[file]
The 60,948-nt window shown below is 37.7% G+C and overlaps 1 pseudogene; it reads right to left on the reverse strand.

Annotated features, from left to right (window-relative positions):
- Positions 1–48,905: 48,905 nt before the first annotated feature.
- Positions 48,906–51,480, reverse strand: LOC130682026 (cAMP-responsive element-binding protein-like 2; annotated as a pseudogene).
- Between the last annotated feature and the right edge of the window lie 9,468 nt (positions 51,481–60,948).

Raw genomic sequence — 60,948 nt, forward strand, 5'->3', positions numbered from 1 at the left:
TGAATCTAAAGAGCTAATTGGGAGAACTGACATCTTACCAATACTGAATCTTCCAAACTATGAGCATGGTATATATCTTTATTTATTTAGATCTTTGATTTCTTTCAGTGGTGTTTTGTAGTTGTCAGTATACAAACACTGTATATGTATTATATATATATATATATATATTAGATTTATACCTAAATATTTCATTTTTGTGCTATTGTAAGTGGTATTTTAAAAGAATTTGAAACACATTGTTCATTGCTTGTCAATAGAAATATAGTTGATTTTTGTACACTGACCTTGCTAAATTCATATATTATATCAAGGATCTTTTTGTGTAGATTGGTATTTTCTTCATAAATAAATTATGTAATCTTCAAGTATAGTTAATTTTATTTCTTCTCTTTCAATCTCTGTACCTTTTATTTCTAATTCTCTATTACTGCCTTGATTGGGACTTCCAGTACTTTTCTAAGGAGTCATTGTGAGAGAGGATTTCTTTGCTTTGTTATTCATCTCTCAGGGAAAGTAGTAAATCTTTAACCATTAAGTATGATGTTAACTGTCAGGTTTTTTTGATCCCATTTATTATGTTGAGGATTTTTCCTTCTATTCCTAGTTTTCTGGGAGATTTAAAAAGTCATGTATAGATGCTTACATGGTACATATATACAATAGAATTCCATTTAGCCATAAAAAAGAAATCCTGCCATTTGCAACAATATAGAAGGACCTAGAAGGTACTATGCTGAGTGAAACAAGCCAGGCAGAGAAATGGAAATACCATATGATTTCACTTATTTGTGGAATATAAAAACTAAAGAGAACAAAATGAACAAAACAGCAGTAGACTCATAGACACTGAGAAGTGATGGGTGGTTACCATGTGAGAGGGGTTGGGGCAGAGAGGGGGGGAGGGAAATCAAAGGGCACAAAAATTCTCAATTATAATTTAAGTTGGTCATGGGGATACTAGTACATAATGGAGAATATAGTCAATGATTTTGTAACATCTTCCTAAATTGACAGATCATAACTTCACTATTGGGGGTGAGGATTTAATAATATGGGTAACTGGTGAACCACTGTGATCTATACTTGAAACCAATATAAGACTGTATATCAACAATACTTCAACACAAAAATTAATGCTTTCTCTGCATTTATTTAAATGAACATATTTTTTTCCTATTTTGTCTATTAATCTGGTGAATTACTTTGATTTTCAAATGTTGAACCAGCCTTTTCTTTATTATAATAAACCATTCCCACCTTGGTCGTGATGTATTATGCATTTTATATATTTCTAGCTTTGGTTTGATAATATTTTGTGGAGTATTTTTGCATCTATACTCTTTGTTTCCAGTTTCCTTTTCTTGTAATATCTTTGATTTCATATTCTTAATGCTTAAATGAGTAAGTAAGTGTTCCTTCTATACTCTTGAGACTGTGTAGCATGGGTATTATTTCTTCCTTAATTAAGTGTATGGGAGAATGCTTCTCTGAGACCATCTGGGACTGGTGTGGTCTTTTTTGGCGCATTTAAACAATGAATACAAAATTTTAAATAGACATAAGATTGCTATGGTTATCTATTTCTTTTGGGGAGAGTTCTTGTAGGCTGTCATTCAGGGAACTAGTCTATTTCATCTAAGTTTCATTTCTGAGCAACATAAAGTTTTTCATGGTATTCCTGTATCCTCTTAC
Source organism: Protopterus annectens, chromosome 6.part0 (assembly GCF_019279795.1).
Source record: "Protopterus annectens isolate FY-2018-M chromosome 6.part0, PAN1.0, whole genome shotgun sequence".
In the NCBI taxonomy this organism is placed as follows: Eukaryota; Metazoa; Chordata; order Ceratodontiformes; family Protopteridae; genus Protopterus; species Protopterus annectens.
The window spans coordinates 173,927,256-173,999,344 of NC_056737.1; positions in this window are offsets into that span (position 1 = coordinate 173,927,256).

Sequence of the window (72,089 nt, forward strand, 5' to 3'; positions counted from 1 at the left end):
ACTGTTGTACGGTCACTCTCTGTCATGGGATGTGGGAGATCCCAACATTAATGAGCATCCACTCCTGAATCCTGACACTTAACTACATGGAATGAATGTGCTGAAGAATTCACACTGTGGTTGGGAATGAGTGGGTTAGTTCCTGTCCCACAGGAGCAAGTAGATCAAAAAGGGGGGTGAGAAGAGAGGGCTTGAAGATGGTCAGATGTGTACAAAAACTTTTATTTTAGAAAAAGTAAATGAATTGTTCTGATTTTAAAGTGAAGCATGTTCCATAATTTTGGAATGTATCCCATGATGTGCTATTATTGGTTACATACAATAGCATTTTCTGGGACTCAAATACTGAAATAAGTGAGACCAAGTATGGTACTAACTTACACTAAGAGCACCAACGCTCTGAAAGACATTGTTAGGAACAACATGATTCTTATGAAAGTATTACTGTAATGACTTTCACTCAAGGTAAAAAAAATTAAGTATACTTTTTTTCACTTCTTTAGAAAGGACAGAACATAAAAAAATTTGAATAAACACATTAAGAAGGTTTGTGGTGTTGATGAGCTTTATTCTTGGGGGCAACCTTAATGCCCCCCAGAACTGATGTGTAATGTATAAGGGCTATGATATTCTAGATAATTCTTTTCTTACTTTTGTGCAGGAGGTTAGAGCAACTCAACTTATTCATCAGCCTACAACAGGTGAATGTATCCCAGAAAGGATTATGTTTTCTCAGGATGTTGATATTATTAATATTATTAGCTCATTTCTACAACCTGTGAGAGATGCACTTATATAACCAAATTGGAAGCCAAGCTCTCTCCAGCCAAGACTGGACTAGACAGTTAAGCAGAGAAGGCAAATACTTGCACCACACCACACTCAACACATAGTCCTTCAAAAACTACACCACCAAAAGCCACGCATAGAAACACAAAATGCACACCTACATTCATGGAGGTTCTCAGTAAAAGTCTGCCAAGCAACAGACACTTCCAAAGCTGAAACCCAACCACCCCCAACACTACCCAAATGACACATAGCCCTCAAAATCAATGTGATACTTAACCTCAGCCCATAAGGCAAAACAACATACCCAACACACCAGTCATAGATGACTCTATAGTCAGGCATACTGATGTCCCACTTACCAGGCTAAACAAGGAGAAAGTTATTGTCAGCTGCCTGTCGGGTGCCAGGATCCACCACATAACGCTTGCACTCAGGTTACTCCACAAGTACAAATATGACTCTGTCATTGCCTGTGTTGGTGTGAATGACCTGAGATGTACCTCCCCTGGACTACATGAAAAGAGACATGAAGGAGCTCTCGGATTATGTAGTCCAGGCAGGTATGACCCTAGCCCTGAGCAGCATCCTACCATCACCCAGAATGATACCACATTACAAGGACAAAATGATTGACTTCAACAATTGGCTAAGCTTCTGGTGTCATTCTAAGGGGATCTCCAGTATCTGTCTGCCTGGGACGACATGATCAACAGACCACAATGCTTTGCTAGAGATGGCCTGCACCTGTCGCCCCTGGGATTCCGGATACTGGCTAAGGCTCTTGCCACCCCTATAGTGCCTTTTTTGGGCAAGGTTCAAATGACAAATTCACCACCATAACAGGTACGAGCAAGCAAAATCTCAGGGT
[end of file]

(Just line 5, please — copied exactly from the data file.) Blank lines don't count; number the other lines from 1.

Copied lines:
- Between the last annotated feature and the right edge of the window lie 9,468 nt (positions 51,481–60,948).